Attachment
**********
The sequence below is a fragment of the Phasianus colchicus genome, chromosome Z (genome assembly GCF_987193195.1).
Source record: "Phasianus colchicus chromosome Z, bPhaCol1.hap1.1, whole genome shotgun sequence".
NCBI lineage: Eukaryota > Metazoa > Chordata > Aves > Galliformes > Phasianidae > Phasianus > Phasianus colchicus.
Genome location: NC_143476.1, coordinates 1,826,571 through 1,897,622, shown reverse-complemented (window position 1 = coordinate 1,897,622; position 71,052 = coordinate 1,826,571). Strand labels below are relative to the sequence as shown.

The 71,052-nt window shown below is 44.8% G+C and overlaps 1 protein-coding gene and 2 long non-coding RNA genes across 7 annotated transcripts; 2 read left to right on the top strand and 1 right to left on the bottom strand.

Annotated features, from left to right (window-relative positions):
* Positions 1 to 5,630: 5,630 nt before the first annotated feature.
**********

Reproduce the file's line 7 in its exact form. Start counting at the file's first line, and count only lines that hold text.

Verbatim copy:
* Positions 1 to 5,630: 5,630 nt before the first annotated feature.